Towing with a Tesla

We have been through a few towing tasks with the Tesla Model Y Long Range. Our first trip was to pick up the solar components. This was Flagstaff - Tusayan - Kingman - Williams - Flagstaff with the smallest U-Haul box trailer that had a floor area of 8x4 feet. The trailer was heavy with 800 pounds loaded from Kingman to Williams.

Total distance was 354 miles with an average 443 Watthour/Mile. The average driving the Tesla with no trailer is 290 Watthour/Mile. So, the additional consumption was 58% or a reduction in our range from ~250 miles to 150 miles when staying around 65 Miles per Hour.

We drove to Tusayan as a test. A short distance to test if the long stretch to Kingman and back was possible.

We had to charge to 100% in Kingman to make it up to Williams and then on to Flagstaff.

We returned the trailer after using 157 kWh or around $75 of electricity.

Our second trip for parts was Flagstaff - Phoenix - Williams - Flagstaff to pick up 600 pounds of aluminum for the roof structure and wall support. This was a 12-foot long dual axle utility trailer that was a lot wider than the Tesla.

We drove 376 miles with an average consumption of 517 Watthour/Mile. Compared to our standard 280 Watthour/Mile that is an 84% increase in consumption or a drop in range from 240 miles to 130 miles. We couldn't pass a single Supercharger on the way up the hill from Phoenix to Flagstaff without stopping for an 80% charge. We followed the traffic and stayed around 65 Miles per Hour.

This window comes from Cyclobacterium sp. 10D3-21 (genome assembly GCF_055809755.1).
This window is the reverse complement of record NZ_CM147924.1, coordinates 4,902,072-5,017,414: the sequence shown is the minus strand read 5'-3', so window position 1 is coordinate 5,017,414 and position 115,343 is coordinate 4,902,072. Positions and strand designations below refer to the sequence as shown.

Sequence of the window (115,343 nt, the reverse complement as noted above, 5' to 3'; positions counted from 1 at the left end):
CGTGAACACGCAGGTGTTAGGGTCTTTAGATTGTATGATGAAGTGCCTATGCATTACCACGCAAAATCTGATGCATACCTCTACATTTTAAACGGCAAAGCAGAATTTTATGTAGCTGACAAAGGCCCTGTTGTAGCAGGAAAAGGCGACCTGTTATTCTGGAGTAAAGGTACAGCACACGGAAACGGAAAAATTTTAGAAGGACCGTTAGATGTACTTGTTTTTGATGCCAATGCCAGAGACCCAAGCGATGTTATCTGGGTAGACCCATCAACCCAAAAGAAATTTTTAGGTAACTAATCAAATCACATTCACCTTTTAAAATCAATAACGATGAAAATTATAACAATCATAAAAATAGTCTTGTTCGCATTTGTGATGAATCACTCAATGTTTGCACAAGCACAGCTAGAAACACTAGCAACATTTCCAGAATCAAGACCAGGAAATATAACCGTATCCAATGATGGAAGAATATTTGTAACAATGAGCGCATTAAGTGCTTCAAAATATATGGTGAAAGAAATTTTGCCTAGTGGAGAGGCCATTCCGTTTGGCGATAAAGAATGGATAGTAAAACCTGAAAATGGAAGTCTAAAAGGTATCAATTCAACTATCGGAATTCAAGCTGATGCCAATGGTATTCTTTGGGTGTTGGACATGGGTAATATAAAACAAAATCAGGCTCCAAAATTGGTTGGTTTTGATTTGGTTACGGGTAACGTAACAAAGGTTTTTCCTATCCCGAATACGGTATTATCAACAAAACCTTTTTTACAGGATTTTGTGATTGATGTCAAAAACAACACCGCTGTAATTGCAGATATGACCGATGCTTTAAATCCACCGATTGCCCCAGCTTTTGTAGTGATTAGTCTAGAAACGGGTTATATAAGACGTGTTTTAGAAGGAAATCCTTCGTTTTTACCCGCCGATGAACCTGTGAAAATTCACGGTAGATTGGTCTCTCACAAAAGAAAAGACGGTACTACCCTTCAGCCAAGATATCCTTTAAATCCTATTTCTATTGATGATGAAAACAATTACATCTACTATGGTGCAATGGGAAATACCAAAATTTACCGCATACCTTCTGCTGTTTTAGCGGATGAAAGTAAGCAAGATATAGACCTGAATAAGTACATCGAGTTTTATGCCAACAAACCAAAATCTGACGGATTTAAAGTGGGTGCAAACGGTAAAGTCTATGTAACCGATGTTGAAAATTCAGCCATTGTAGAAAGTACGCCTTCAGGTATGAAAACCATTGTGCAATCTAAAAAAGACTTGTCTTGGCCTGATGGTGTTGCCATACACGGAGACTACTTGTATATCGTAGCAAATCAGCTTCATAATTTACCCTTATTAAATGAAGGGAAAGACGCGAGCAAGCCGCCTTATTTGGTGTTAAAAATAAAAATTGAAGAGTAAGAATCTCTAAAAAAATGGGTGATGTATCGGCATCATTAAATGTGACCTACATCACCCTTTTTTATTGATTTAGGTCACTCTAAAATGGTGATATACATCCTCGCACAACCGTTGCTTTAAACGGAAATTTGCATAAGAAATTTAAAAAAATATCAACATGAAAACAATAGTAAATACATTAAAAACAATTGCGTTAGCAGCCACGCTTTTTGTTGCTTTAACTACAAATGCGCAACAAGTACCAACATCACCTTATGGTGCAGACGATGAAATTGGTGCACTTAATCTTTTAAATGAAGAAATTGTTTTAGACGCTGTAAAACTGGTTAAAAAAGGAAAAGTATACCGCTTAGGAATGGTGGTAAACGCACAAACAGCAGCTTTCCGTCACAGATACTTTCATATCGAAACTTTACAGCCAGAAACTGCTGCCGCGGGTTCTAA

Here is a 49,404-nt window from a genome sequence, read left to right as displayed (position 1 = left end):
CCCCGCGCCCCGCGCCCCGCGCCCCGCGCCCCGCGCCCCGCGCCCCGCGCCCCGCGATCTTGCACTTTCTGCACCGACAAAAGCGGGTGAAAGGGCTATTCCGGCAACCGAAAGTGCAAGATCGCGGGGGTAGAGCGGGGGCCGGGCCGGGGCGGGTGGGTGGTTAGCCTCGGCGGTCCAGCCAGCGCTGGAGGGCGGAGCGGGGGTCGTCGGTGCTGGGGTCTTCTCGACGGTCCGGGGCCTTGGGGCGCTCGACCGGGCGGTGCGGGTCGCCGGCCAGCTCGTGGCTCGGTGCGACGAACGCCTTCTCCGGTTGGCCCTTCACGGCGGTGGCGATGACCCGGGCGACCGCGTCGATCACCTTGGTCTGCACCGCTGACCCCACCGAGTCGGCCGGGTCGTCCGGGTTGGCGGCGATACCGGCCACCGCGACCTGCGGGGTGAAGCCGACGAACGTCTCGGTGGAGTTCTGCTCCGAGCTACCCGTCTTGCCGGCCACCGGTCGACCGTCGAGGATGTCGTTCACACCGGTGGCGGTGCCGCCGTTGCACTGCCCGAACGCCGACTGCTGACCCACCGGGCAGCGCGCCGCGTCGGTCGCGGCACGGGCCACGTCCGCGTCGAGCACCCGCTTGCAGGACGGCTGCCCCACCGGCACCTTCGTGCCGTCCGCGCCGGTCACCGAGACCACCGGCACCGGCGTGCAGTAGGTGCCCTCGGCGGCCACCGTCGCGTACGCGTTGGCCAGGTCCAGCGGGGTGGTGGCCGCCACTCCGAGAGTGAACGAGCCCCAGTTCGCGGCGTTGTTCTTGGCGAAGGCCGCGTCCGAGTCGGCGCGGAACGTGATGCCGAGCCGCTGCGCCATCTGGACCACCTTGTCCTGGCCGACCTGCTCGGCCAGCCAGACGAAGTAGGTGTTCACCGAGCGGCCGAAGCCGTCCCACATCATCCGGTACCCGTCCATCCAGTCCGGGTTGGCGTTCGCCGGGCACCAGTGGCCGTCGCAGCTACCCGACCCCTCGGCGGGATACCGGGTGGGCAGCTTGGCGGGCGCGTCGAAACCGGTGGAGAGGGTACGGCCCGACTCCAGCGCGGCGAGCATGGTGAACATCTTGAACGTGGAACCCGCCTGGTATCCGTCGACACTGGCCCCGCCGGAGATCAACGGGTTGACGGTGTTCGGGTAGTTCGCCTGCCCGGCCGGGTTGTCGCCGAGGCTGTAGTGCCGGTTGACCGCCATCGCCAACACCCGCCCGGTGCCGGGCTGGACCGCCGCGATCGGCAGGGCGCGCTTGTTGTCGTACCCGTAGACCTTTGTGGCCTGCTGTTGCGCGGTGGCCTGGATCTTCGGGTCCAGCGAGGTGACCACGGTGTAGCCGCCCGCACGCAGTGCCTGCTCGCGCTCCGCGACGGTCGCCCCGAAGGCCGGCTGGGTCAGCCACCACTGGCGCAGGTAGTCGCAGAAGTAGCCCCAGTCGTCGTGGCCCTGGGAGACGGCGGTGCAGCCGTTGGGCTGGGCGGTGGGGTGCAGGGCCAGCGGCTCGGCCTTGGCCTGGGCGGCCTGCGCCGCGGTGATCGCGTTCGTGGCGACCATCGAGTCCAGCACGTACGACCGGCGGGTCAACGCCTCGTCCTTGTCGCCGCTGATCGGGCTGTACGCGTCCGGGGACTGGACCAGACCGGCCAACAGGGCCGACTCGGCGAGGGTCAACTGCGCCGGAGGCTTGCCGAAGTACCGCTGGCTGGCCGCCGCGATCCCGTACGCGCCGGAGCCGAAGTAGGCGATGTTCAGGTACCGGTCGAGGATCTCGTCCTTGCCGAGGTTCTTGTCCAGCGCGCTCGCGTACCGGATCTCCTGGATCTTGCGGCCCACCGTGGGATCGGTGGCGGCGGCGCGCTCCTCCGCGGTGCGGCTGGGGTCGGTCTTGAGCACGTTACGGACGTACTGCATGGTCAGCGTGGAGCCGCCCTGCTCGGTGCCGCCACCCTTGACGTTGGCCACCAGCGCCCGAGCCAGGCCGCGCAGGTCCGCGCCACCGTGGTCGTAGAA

Charging at a shopping mall in the Phoenix area. Blocking three stalls and half the driveway.

Charging at New River blocking many stalls since it was mostly empty.

Total consumption was 194 kWh or under $100 in electricity.

The last trip, that we are still on, is with a large tear drop camper. We rented the trailer in Flagstaff and drove to Tusayan close to Grand Canyon. This trailer adds a significant frontal area to pull through the wind.

When driving around 65 Miles per Hour this trailer is reducing our range with more than 2.5 times or to under 100 miles.

We first drove in the town of Flagstaff and on the smaller highway 180 leading to Grand Canyon Junction for this section it was possible to keep the speed to 55 Miles per Hour as a test. For this section we still averaged more than twice the consumption.

We charged at the Tusayan Supercharger as soon as we arrived with 18% State of Charge.

The frontal area of the Tesla is very small compared to the trailer cross section and the trailer is for sure not as slippery or low drag as the Tesla.

After speeding up to 65 Miles per hour for the last 20 miles the consumption was even higher.  We also had some head wind that made it even worse. We used 18 kWh in 20 Miles for an average of 900 Watthour/Mile. This is more than 3 times our regular consumption or a range of 80 miles.

At no time under these towing trips were we lagging power or seeing any reduction in power from the Tesla, but the loss of range makes towing a large tear drop trailer impossible for longer distances. The smaller U-Haul box trailer was OK and could be done for a very long distance without problems even for a cross country trip. But with the reduction from the tear drop trailer the speed would be dangerously low or the Superchargers too far apart for a cross country trip.